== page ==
It is not often that the words “dramatic” and “planning board” belong in the same sentence, but with another ocean storm barrelling up the coast, and the sand cliff on Wasque Point eroding by the day, Tuesday evening’s Edgartown planning board meeting took on an unusual air of urgency. The board held a public hearing to review of an application to move a 8,300 square foot Chappaquiddick luxury home away from the eroding coastal bank.
The planning board members, engineers, house movers, and property owner Rick Schifter all chafed at the slow grinding of government gears.
“We’re trying, Mr. Schifter,” said planning board member Robert Sparks. “We’re not moving as fast as the ocean, but we’re trying.”
The board unanimously approved the first steps in a complex plan to move the main house, a garage, a guest house, and a single family residence on a nearby parcel.
Tuesday evening, the planning board gave the green light to moving a residence known as the Leland House, on an abutting property which Mr. Schifter purchased earlier this year. They also approved a change in the property lines to accommodate zoning requirements.
That will make room for eventual relocation of the three buildings now threatened by erosion. The
Schifter’s guest house faces the most immediate threat of tumbling into the ocean, according to engineers familiar with the project.
The Schifter family still needs approval from the Edgartown conservation commission, which meets to review the plans March 12, and the Massachusetts Natural Heritage and Endangered Species Program.
After the coastal storms earlier this winter, engineers installed coir envelopes, large tubular mesh filled with plant fiber, on the sand cliff in front of the Schifter property, hoping to stave off the ocean long enough to move the buildings.
International Chimney Corporation, a New York firm experienced in moving large buildings, including several New England lighthouses, has crafted a plan to move the structures. Moving the main house will require transporting the entire structure, including the basement, intact.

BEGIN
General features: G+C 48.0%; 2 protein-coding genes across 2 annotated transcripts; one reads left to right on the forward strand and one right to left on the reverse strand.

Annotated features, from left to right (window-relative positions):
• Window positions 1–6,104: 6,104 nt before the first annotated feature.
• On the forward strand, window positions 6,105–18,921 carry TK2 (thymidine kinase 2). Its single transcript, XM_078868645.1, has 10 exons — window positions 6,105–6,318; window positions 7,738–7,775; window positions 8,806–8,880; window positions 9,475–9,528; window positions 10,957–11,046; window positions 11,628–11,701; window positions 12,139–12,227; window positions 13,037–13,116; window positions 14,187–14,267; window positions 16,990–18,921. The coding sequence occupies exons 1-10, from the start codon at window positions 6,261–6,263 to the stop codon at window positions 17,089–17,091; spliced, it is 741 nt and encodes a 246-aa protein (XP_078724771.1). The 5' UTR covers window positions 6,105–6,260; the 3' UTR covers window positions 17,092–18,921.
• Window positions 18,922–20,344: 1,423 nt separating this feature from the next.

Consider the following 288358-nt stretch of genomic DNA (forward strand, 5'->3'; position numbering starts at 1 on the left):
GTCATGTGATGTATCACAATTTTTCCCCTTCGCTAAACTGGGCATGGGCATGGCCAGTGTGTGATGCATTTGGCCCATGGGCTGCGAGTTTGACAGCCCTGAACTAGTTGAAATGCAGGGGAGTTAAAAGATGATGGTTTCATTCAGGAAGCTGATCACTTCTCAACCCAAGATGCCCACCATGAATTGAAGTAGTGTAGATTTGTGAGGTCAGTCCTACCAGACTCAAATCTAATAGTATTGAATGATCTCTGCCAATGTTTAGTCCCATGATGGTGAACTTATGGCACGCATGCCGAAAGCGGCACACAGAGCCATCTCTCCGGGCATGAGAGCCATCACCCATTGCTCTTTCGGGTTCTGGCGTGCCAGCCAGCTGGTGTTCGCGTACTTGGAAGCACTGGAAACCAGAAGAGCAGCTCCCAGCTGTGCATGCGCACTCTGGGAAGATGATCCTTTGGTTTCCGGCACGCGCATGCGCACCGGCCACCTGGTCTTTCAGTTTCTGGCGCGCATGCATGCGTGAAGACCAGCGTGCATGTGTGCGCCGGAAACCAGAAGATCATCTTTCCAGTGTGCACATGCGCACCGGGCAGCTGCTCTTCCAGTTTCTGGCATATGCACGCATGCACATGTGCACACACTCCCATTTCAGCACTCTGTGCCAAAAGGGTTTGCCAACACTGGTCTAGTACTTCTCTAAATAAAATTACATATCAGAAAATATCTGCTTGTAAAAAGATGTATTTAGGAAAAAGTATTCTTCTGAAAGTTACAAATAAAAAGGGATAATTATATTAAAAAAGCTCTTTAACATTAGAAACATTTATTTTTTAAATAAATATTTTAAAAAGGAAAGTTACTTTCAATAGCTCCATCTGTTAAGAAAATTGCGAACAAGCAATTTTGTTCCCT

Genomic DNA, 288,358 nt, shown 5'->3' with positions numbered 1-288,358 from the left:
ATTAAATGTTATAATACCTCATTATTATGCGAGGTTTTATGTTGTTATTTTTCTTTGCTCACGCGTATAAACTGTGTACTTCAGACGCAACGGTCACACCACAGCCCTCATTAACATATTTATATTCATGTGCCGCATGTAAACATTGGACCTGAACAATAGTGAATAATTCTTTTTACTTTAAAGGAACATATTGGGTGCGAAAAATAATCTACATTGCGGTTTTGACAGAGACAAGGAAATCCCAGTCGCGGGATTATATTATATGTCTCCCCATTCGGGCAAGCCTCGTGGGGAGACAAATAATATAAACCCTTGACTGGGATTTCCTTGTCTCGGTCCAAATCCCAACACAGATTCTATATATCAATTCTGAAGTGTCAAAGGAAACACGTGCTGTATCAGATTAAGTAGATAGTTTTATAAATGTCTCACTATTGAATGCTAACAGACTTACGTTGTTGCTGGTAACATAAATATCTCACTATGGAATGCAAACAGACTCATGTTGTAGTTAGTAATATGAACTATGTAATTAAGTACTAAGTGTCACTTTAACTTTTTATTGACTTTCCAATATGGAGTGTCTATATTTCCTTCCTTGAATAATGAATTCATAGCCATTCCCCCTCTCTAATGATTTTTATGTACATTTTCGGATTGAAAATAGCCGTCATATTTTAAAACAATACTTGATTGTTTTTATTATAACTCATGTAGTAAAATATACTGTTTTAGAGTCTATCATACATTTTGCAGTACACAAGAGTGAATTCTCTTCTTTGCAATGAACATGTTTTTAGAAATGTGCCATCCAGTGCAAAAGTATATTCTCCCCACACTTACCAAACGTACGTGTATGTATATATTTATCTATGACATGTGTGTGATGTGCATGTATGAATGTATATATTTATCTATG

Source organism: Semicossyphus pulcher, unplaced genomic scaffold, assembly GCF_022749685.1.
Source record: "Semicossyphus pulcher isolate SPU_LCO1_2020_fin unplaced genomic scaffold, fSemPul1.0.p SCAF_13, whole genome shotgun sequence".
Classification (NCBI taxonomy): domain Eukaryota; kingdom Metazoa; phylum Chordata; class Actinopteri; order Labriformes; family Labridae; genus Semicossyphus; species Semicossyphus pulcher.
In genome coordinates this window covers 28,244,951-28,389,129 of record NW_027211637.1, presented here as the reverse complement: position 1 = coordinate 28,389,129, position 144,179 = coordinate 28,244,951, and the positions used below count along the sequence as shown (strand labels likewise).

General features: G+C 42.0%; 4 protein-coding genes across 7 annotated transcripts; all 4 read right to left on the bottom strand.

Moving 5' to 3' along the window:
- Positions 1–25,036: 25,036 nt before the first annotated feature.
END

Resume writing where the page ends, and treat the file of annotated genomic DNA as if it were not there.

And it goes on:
Richard Lohr, president of International Chimney Corp, told the planning board that the most efficient way to do that is not to raise the building, but to dig an enormous trench to the new location, and transport the building through the trench.
Engineers estimated that will mean removing 33,000 cubic yards of material, requiring as many as 2,000 truck trips to a storage site two miles away, then transporting it back when the move is completed.
After the proposed move, the structures would be located 275 feet from the quickly eroding coastal bank.
Recently, engineers measured just 24 feet between the 30 foot high coastal bank, and the Schifter’s guest house.
Much of the equipment for the move, including 60 foot beams to support the house, will arrive by barge from a storage location in Maryland.
Moving the home will take only three to four days, according to Mr. Lohr, but moving the material from the trench and returning it to the site will take considerably longer.
Though no one at the planning board public hearing objected to the plan to move the buildings, board members and Chappaquiddick residents have a long list of concerns.
Edgartown has hired its own engineer to consult on the project. He advised the board to take samples of the soil to be removed, so that it when it is returned, it can be compacted to the same degree. Otherwise, he said, it will erode more quickly.
He also advised the applicants to provide a plan on how they will deal with truck traffic, and estimate the duration of the project and the time of year. He also asked that they review whether the house might be moved without the foundation, which would eliminate the need for a trench.
“It’s a very difficult situation,” town consultant John Ramsey. “You just can’t control the ocean. Moving the house back is a wise move. I’ve never seen a house of this scale moved, with the foundation.”
Chappaquiddick resident Woody Filley was concerned that there were no drawings of how the site will look when the project is done.
“Will there be trees, will the viewshed be changed dramatically?” he asked. “Two hundred seventy-five feet doesn’t seem like a whole lot when you see what’s actually happening. Is this a problem that’s going to be reemerging in a couple of years or a couple of decades?”
Chris Kennedy, supervisor of The Trustees of Reservations property which abuts the Schifter property also had concerns about whether the houses would be visible from the Wasque Reservation after the move. He was also concerned about safety, with at least 4,000 truck trips in and out of the property.
“We are generally supportive of this effort to move the house,” Mr. Kennedy said. “Obviously the trustees clearly don’t want to see any of this structure down on the beach. In a typical summer we see 16,000 to 20,000 visitors, June through August. We’re really concerned about how we’re going to safeguard the public.”
This story was corrected to reflect the size of the Schifter house.